Disruptive Risk Dashboard (DRD)
Traditional risk registers and aggregated risk profiles from specific business units are very valuable tools for establishing and remaining within an organization’s risk tolerances/appetite. By design, they measure and track a myriad of currently available Key Performance Indicates (KPIs) and Key Risk Indicators (KRIs). These foundational elements form the cornerstone of many existing Integrated Risk Management (IRM) programs, often supported by sophisticated Governance Risk & Compliance (GRC) platforms. These platforms are great for monitoring and providing oversight of and organization’s known risks.
The evolution of this corporate capability needs to systemically identify the disruptive risks that could have a significant, severe, and sudden impact on a company’s revenue, competitive position and/or reputation. This difficult to master organizational capability requires senior leadership to take a step back and identify new, weak market signals masked in the background noise of business as usual activities. These risks have the potential to change industry structure or operating conditions, make existing business models obsolete, derail growth, or otherwise pose a fundamental threat to the long-term strategy of the organization.
The Disruptive Risk Dashboard (DRD) is designed to complement existing IRM program elements and GRC platforms. By design, it identifies and describes blind spots in the current risk management program. Historically, some programs have attempted to capture some specific events caused by these disruptive risks, often describing them as infrequently occurring and very rare ‘Black Swans.’ This perspective is dangerous because history has shown that most business risks that can be imagined will eventually materialize.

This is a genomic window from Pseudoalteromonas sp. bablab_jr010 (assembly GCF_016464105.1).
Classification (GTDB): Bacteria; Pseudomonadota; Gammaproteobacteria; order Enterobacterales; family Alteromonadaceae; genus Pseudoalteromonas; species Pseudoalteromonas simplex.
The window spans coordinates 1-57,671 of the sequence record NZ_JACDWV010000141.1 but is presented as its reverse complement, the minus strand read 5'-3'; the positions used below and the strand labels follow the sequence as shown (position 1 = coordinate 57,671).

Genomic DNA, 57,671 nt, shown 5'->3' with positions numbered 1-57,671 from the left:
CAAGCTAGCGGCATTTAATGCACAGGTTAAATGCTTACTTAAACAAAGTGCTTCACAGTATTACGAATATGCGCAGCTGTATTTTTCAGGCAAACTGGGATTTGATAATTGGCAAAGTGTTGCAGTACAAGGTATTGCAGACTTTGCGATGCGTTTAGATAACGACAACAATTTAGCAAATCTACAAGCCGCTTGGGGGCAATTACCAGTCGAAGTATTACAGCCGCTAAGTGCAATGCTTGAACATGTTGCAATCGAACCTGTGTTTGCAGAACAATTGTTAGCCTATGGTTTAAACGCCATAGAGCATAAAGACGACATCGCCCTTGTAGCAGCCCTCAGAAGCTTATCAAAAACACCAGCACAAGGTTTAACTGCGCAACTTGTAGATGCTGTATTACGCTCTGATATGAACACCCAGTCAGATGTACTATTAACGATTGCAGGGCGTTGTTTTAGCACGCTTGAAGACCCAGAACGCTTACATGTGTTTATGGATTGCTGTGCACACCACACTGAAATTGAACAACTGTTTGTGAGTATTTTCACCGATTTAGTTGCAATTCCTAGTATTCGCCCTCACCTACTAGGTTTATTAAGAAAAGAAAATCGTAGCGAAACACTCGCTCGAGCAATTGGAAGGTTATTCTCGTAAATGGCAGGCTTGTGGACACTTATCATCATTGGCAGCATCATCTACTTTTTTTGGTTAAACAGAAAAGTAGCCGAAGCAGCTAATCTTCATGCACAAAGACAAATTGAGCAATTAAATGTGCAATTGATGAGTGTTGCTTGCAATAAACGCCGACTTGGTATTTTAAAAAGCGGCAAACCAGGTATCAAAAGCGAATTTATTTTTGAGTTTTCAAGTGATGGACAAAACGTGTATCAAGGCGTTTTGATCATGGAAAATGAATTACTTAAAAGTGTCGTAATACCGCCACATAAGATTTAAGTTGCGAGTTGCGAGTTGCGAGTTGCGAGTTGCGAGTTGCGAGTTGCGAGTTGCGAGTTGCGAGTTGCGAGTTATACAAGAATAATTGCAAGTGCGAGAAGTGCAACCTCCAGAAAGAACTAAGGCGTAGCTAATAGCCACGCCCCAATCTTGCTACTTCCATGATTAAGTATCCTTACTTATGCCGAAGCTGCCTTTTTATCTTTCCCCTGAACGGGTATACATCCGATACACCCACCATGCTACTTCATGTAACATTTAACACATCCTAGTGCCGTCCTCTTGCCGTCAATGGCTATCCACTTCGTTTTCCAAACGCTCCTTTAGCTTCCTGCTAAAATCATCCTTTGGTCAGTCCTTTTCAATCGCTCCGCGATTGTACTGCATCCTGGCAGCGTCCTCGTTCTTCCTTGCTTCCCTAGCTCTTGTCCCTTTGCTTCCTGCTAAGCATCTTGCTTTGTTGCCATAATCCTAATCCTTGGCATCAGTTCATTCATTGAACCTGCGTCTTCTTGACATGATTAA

The NACD Blue Ribbon Report on Adaptive Governance highlights some of the key organizational mindsets that can make disruptive risks even more devastating for many organizations:
- Significantly underestimating of specific threats
- Underinvesting in the activities and technologies to support innovation
- Allegiance to legacy business models with reluctance to question their future viability
- Underestimating the cost impact if a black swan was to materialize
- Failure to account for potential first- or second-order competitive response to a company’s action
- Gravitating toward an overly narrow set of benchmarks for assessing alternatives (e.g., focus on a recent event or major historical milestones)
- Failure to fully explore the cost and potential implications of ‘staying the course’ versus pursuing alternate strategies
- Underestimating the shifts in behavior – or potential risks – from customer, suppliers or partners
- Explaining away underperformance as a result of “challenges in execution’ or uncontrollable external factors without exploring closer to home possible root causes
- Oversimplifying complex integration activities between newly acquired organizations or important strategic alliances